This is the introduction to the new edition of Nowhere Man: The Final Days of John Lennon.
Forty years ago, when I sat down to write this book, I could not have imagined that it would take 18 years to find a publisher. But it did. I filled a filing cabinet with rejections, all of them expressing fear—of lawsuits, of the reading public's having little interest in John Lennon, and of my inability to provide documented proof that what I'd written was true.
Then… something happened. Maybe the stars and planets finally lined up—that's what Lennon and Yoko Ono would have said.
Soft Skull Press, a tiny independent operating out of a tenement basement on New York's Lower East Side, made an offer for Nowhere Man. They loved that the book was "controversial"; they understood that it was more than a standard Lennon biography; and they played the media with an impressive combination of skill and audacity. Nowhere Man became an object of global fascination, and when Soft Skull published it in the summer of 2000, I found myself transformed from an obscure middle-aged writer to an author with an international bestseller in multiple languages. Those were the days.
Nowhere Man exists because five months after Lennon was murdered, his personal assistant Fred Seaman handed me the diaries the ex-Beatle had been keeping for the last six years of his life and told me to turn it into a book—it's what John had told him to do, he said.
So there it was, the old literary trope: an "ordinary man" in an "extraordinary situation." Did I take at face value what Seaman told me? Yes. Was this naïve? Obviously. Did I recognize the moment as a life-changing occasion? No, I saw it as a job, and I went forward without doubt or hesitation. Of course I wanted to turn Lennon's diaries into a book. I was a writer looking for a story, and the story of the Beatles was the story of my generation.
Today I think Lennon's diaries were a rough draft of the memoir he never had a chance to complete.
Today I think Lennon's diaries were a rough draft of the memoir he never had a chance to complete. He put everything in there—the gossip, the fear, the rage, the insanity, the insecurity, the inspiration, the love, and the hate… all the emotions and contradictions that made Lennon who he was. And it was up to me to turn this disjointed mass of raw material into a coherent narrative. I was inspired. But before I could finish—and this is the story behind the book, which I detail in the next chapter—everything I was working on was taken from me.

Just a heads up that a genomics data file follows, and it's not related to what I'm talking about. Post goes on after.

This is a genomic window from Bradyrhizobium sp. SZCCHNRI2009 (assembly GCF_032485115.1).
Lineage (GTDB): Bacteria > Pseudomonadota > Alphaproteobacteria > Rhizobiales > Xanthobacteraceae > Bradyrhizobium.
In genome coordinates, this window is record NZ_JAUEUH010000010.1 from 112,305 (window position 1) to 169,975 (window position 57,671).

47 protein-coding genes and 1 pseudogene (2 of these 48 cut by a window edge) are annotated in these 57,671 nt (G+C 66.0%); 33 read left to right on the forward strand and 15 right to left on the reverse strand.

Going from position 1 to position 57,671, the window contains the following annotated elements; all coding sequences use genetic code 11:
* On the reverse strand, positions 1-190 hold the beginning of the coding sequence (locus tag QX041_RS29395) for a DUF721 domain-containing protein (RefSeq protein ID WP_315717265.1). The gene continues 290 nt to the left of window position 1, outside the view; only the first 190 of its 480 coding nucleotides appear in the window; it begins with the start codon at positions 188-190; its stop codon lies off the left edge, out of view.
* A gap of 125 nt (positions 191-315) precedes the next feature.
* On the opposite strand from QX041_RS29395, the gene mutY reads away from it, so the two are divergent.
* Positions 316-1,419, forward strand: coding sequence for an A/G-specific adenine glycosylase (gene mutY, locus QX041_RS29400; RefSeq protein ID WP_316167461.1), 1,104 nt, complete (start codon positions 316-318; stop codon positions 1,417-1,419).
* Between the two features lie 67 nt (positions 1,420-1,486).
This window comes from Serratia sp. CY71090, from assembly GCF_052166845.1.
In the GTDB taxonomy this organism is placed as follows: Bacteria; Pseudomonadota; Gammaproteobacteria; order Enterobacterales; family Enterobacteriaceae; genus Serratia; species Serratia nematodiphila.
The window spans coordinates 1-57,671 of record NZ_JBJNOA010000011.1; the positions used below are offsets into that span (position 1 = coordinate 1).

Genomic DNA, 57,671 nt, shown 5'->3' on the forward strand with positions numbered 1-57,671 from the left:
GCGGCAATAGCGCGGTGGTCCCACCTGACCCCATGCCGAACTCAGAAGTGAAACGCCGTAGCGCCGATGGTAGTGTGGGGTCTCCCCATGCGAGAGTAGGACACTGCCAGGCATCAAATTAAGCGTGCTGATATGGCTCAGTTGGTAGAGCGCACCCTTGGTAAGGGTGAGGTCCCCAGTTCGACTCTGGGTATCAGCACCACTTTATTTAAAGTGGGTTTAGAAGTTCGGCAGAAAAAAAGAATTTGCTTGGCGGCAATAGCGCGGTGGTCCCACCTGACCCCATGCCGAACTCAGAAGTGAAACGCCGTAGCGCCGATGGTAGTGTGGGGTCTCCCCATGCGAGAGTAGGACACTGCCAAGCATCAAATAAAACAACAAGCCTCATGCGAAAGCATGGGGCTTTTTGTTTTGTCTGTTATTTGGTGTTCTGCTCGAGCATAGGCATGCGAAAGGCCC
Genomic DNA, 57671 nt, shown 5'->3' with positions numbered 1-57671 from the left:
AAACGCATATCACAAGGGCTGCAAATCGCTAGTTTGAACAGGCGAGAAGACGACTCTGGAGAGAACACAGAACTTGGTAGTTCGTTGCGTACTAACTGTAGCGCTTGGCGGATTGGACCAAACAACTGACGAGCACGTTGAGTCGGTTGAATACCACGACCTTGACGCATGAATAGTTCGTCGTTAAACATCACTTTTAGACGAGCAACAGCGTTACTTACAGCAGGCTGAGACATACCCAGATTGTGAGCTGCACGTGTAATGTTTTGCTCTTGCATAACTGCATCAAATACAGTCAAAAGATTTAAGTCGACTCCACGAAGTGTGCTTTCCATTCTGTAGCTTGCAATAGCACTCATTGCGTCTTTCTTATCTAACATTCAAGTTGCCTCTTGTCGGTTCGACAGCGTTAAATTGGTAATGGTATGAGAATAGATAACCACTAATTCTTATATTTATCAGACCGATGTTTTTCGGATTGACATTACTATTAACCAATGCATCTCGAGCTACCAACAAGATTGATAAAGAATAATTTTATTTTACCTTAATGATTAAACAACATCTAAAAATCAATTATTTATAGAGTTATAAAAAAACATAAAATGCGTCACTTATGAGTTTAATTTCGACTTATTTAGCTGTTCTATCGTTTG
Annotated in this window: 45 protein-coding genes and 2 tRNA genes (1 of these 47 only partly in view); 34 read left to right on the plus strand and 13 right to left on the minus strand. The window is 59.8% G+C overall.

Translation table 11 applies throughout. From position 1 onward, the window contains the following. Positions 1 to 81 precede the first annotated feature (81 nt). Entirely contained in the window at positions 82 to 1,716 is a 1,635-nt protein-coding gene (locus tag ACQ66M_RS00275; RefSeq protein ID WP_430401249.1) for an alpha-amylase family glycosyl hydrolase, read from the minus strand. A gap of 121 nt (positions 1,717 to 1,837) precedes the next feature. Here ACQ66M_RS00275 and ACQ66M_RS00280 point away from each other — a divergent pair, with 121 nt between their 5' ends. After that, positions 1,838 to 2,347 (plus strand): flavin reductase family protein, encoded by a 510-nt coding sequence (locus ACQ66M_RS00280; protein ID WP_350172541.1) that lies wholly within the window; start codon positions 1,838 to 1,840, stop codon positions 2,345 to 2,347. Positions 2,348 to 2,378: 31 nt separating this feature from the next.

Nowhere Man has provoked a number of people to ask what right I had to reveal the personal information in a man's private diaries. I've often asked myself the same question. Many times over the 18 years that the book remained in limbo I tried to walk away from it, to forget it, to get on with my life. But the story in John's diaries kept calling me back—it demanded to be told. So, when Lennon's spirit moved me, I worked on the book, matching fragments of information that turned up on the public record with what I knew to be true from the diaries. I was constantly adding to the manuscript, refining it, and somehow infusing it with the energy Lennon transmitted in his daily scribblings.
But there were crucial facts that I was unable to confirm from the public record or from speaking with people who knew John. That's where an aspect of this book that has sent certain readers into a state of spluttering apoplexy comes into play: I wrote in the author's note, "Nowhere Man is a work of investigative journalism and imagination."
I want to emphasize that I used my imagination not to simply make things up, but as a fictional technique that allowed me to get closer to the truth than if I'd written a conventional biography. I applied this technique most frequently in the "Dream Power" chapter, about Lennon's efforts to "program" his dreams. Details of many of those dreams have never appeared anywhere outside his diaries. In those cases I used my imagination to create parallel dreams that approximated the feeling of his real dreams—though in this edition, the Barbara Walters dream is essentially real, a partial description having turned up on the Internet several years ago.
Nowhere Man, then, is a journey through Lennon's consciousness, a view of the world through his eyes.
But did I have the right to tell this story?
But did I have the right to tell this story? All I can say is that John Lennon was a historical figure, the information in his diaries was of historical value, and an extraordinary circumstance allowed me to be a conduit of that information. Had I chosen to not publish Nowhere Man, this story would not have been told in my lifetime, if ever. So I made a decision: I chose to put the story out there.
If you're uncomfortable with that, you may want to put this book down and pick up one of the multitude of authorized Lennon biographies. But if you prefer a book written by one of the few people outside John's inner circle to have read his diaries, you can stay with this revised, expanded, and updated Nowhere Man. I've done my best to give you the truth as I know it.